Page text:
ALJ Disallows Taxpayer’s Demand for Particulars Regarding  Department’s  Pleadings 

An Administrative Law Judge has issued an Order rejecting a taxpayer’s Demand for a Bill of Particulars seeking information and the identification of documents supporting the Department’s Answer in a personal income tax case. Under the Rules of Practice and Procedure before the Tax Appeals Tribunal, a party may serve a demand for a Bill of Particulars to seek further details regarding allegations in a pleading in order to prevent surprise at the hearing and limit the scope of proof. The ALJ ruled that the taxpayer’s detailed demand was overbroad and constituted “an improper effort at discovery.” Given the substantial number of improper requests, the ALJ vacated the entire demand, declining to “prune” the demands to identify those that may have been proper. Matter of Patrick Murphy, et al., DTA No. 825277 (N.Y.S. Div. of Tax App., Nov. 7, 2013).

Tribunal Upholds Denial of Innocent Spouse Relief

A previous ruling denying a wife’s request for innocent spouse relief relating to final income tax assessments resulting from disallowed business expenses and itemized deductions principally relating to her husband’s law practice has now been upheld by the Tax Appeals Tribunal. Matter of Carnesi, DTA No. 823507 (N.Y.S. Tax App. Trib., Nov. 7, 2013). As discussed in the January 2013 issue of New York Tax Insights, an Administrative Law Judge had rejected the wife’s claim for relief, finding that the disallowed deductions were not “grossly erroneous items” attributable to her husband – one of the conditions for innocent spouse relief. The Tribunal upheld the ALJ’s conclusion, and went further, noting that such relief was also appropriately denied because the wife “deliberately distanced herself from any and all aspects of the couple’s tax filings.”

Third Department Confirms Tribunal on Payment of Interest

In Michael A. Goldstein A No. 1 Trust v. Tax Appeals Tribunal, 2013 N.Y. Slip. Op No. 7220 (3rd Dep’t, Nov. 7, 2013), the Appellate Division, Third Department, affirmed the decision of the Tax Appeals Tribunal that a statutory amendment that allows interest to be paid on a refund from the due date of the original return, rather than only from the date of the amended return, cannot be applied retroactively. The court found no merit in the taxpayers’ assertion that, because the amended returns in this case arose from federal changes, the former version of the statute did not apply.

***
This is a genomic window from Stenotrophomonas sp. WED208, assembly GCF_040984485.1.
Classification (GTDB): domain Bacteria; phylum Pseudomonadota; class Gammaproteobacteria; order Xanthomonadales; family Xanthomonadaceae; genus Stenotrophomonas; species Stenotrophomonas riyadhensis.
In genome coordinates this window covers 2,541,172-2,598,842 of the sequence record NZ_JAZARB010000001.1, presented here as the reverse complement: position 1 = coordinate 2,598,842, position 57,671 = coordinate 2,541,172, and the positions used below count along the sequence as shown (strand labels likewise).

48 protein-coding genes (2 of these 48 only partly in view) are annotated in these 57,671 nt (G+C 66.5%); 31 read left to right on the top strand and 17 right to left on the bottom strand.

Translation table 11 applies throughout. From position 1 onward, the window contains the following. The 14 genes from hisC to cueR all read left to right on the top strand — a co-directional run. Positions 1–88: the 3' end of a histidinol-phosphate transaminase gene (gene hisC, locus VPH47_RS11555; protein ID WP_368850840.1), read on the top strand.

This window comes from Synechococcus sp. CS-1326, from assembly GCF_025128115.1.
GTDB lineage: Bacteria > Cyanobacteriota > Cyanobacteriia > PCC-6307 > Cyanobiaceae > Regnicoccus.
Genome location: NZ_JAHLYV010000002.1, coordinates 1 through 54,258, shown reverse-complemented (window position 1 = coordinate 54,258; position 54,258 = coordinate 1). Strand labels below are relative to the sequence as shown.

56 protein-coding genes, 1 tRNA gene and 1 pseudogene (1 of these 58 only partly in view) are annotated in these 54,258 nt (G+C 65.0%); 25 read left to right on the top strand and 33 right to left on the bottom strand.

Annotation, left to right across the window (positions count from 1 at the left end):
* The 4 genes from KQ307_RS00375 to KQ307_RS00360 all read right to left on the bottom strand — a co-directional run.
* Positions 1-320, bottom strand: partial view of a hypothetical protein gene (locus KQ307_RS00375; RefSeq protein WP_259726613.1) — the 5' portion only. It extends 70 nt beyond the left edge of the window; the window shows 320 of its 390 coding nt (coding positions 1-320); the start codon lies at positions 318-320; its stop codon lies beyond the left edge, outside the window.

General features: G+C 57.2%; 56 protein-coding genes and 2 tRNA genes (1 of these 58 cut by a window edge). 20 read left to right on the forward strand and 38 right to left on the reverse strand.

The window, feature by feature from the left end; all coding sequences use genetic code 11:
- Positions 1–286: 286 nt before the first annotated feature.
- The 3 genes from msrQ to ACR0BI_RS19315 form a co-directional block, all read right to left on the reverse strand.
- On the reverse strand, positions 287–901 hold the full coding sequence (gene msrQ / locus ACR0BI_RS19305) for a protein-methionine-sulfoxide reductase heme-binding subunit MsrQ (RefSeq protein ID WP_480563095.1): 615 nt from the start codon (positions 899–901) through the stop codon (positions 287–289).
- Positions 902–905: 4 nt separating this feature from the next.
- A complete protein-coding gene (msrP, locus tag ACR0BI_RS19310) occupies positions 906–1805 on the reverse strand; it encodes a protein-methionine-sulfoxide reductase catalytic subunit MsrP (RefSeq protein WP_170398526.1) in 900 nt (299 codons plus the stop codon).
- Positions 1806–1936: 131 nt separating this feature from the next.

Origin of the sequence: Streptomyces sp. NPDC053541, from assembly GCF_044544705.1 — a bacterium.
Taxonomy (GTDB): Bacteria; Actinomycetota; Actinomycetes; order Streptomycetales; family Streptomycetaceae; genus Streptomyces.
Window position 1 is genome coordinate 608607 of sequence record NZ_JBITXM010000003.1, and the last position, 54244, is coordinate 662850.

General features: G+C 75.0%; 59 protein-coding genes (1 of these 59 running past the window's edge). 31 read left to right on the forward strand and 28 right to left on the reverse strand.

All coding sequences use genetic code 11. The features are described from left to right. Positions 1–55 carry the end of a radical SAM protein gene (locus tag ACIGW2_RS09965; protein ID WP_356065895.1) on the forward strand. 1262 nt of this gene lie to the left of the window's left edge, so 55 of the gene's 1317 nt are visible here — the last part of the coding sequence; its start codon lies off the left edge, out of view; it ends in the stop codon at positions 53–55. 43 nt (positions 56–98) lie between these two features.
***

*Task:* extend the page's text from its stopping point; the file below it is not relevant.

Department Issues Advisory Opinion Requiring Out-of- State Wine Seller to Collect New York Sales Tax

In an Advisory Opinion, TSB-A-13(35)S (N.Y.S. Dep’t of Taxation & Fin., Oct. 16, 2013), the Department determined that a California retailer of bottled wine must collect sales tax on sales of bottled wine to New York State residents, even though it has no employees or agents of any kind in New York and no place of business or property in the State. The Department found that the New York statute, Alcoholic Beverage Control Law § 79-c[3][f], which conditions permission to sell out-of- state wine in New York on the seller collecting sales tax and consenting to jurisdiction in New York State, was constitutional, regardless of whether the seller had a physical presence in New York. The Department’s Advisory Opinion relied on language in Granholm v. Heald, 544 U.S. 460, 491 (2005), which struck down New York’s former ban on direct sales of wine by out-of- state distributors, but which also noted that New York “‘could protect itself against lost tax revenue by requiring a permit as a condition of direct shipping.’”